North Korea Is (Unsurprisingly) Not Down With 'Squid Game'
By some miraculous feat, it seems that somehow, more people than everyone and their mother is absolutely obsessed with the newly-minted official TV series of peer-pressure, Squid Game. Just hours after Netflix dubbed the show its ‘biggest ever series at launch,' it seems the company – and, well, the entire internet as a whole -- still evidently managed to underestimate the show's reach, with Kim Jong Un's propagandists taking time from their busy schedule of flexing the DPRK leader's impressive weight loss and their weapons to sound off on the show, per the Wall Street Journal.
Earlier this week, North Korean state-run website Arirang Meari published an article claiming the show, which centers around several debtors – including a defector from North Korea – competing in various challenges for a billion-dollar prize with the hang-up that they die of they lose, is more than a work of fiction, highlighting the “sad reality of a beastly South Korean society."
“‘Squid Game’ gained popularity because it exposes the reality of South Korean capitalist culture,” reads the article, per the WSJ's translation, the piece noting that the show exemplifies “a world where only money matters—a hell-like horror.”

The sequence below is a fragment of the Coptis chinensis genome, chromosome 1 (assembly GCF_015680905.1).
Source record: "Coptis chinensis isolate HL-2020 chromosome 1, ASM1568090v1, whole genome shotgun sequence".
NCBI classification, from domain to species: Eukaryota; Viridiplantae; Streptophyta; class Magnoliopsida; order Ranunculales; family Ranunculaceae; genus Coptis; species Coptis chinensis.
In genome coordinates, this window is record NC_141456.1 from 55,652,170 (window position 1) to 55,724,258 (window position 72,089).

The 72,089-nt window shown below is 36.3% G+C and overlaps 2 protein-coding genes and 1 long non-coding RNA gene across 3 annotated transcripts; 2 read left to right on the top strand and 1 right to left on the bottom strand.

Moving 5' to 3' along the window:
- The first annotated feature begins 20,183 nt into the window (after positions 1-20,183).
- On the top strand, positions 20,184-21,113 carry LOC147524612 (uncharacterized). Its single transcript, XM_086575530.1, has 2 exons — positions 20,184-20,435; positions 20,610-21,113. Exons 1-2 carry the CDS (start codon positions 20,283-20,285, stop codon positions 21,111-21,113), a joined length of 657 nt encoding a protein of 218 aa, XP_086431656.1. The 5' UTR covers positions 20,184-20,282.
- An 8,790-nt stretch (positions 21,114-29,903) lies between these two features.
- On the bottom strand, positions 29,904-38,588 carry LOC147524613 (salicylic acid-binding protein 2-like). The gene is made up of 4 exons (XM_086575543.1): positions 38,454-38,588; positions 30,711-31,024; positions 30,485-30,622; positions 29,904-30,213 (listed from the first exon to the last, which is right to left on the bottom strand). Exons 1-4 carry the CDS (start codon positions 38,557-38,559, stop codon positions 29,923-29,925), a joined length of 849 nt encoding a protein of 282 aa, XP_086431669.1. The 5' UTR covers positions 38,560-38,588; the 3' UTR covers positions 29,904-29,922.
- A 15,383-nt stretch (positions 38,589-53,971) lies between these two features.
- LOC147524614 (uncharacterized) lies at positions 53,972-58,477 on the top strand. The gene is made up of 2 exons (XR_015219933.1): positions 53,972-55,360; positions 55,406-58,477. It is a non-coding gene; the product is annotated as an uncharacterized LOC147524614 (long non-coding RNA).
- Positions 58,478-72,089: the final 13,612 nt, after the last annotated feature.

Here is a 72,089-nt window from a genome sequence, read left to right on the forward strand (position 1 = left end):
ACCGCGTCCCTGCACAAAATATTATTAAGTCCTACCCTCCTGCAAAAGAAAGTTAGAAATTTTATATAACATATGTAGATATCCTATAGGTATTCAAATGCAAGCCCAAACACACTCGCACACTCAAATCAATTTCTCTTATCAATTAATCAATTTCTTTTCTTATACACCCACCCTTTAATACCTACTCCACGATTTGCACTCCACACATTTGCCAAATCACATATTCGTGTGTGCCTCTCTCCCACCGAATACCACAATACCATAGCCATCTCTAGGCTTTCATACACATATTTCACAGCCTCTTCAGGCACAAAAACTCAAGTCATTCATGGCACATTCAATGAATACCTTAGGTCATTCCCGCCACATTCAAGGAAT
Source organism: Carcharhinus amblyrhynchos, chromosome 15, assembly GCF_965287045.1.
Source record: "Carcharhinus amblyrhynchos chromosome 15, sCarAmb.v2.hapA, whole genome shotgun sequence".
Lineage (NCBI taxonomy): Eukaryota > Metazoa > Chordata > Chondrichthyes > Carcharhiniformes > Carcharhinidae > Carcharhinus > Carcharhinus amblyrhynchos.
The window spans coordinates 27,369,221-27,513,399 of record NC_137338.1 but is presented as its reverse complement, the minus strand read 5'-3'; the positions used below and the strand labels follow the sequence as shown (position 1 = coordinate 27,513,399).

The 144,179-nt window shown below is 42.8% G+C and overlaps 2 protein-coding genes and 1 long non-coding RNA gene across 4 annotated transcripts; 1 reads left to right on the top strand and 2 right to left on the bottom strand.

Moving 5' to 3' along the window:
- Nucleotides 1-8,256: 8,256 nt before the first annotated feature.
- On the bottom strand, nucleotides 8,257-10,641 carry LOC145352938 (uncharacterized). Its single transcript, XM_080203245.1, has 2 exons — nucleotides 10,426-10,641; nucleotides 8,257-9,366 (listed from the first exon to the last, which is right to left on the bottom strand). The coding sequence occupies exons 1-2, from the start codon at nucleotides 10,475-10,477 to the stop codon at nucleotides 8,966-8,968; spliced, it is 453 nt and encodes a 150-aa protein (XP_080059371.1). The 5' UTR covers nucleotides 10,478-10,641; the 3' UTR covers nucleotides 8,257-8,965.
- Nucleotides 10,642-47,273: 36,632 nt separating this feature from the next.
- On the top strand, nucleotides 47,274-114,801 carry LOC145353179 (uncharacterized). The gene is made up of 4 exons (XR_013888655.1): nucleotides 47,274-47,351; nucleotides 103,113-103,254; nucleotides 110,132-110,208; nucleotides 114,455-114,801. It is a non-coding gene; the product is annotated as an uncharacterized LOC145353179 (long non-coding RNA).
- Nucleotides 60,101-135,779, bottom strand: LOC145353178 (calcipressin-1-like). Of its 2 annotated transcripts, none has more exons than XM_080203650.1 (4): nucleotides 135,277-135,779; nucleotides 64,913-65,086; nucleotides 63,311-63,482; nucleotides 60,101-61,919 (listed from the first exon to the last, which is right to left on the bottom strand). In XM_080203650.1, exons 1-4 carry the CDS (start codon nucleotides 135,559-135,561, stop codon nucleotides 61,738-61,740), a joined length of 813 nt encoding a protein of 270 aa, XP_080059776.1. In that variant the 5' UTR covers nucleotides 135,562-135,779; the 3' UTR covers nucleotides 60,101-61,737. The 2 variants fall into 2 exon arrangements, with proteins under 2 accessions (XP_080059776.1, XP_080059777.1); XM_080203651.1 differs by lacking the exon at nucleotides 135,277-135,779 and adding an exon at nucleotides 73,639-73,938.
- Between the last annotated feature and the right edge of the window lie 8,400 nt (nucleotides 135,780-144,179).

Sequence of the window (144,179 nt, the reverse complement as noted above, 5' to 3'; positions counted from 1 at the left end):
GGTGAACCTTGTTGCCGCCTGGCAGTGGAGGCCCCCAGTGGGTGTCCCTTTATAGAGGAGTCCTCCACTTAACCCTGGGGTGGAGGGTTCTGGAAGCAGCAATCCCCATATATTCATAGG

And it seems the DPRK's scathing review may not be too far off from the show's intentions, at least according to a recent interview with the show's director, Hwang Dong-hyuk, who cited growing global wealth disparities as a common theme in the show. “The rich are becoming richer, while the poor become poorer,” he said, noting that “it’s a story anyone could relate to.”
However Squid Game is not the first time North Korea has had hot takes on their southerly neighbor's pop culture, the Washington Post noted. Earlier this summer, Kim Jong Un dubbed South Korean culture – K-pop, the one thing seemingly everyone can agree upon, included -- “a vicious cancer," stating that its catchy influence is a bad influence on the “attire, hairstyles, speeches, behaviors" of young people, per the New York Times.
So, folks, here's to everyone who hasn't seen Squid Game yet – peer pressure doesn't have s--t on you.
Top Image: Netflix